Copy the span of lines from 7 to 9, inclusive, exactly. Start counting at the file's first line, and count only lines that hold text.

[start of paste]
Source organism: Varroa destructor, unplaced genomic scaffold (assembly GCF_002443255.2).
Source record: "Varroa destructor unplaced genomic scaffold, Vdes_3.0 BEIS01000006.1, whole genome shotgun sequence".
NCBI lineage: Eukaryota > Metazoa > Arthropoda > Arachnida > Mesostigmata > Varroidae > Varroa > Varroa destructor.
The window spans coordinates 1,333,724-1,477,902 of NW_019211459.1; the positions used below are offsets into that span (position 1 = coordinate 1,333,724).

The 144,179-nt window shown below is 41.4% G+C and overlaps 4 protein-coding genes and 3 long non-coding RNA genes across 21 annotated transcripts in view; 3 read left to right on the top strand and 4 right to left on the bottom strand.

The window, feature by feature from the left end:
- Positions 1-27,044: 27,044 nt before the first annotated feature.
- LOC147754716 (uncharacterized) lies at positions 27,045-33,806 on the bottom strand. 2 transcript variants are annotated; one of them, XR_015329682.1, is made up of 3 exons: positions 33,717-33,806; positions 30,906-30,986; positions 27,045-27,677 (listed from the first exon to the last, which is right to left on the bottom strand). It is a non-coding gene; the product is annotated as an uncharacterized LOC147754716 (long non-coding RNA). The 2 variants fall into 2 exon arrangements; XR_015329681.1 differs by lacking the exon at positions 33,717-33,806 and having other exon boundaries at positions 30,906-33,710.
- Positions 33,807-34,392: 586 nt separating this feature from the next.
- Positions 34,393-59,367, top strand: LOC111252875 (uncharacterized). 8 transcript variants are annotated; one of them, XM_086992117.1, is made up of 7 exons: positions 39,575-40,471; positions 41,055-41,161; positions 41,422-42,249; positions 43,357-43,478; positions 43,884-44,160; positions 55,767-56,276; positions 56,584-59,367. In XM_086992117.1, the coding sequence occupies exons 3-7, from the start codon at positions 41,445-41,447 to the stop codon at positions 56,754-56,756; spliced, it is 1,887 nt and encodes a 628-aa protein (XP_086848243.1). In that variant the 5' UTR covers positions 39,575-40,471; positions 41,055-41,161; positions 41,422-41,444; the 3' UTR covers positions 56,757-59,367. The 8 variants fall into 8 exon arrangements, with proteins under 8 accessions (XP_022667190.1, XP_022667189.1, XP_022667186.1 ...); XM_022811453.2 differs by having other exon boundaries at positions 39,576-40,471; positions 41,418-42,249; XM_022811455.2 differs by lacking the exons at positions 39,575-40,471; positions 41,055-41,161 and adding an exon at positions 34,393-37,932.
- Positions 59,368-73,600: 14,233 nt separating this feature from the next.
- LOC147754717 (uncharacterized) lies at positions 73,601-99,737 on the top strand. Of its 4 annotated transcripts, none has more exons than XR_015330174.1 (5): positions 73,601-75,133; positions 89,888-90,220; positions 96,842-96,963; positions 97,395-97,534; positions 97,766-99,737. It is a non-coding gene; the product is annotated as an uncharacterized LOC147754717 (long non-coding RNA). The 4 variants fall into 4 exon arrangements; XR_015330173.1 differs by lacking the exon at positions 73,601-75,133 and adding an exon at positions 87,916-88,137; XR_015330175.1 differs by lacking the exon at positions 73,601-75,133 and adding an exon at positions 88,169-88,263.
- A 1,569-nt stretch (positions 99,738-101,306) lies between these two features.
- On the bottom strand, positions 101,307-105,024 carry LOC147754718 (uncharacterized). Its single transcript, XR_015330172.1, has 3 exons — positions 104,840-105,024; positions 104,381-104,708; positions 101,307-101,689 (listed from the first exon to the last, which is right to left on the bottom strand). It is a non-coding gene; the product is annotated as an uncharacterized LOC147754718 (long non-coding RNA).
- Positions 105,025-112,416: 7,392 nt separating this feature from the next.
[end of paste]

- Positions 1-27,044: 27,044 nt before the first annotated feature.
- LOC147754716 (uncharacterized) lies at positions 27,045-33,806 on the bottom strand. 2 transcript variants are annotated; one of them, XR_015329682.1, is made up of 3 exons: positions 33,717-33,806; positions 30,906-30,986; positions 27,045-27,677 (listed from the first exon to the last, which is right to left on the bottom strand). It is a non-coding gene; the product is annotated as an uncharacterized LOC147754716 (long non-coding RNA). The 2 variants fall into 2 exon arrangements; XR_015329681.1 differs by lacking the exon at positions 33,717-33,806 and having other exon boundaries at positions 30,906-33,710.
- Positions 33,807-34,392: 586 nt separating this feature from the next.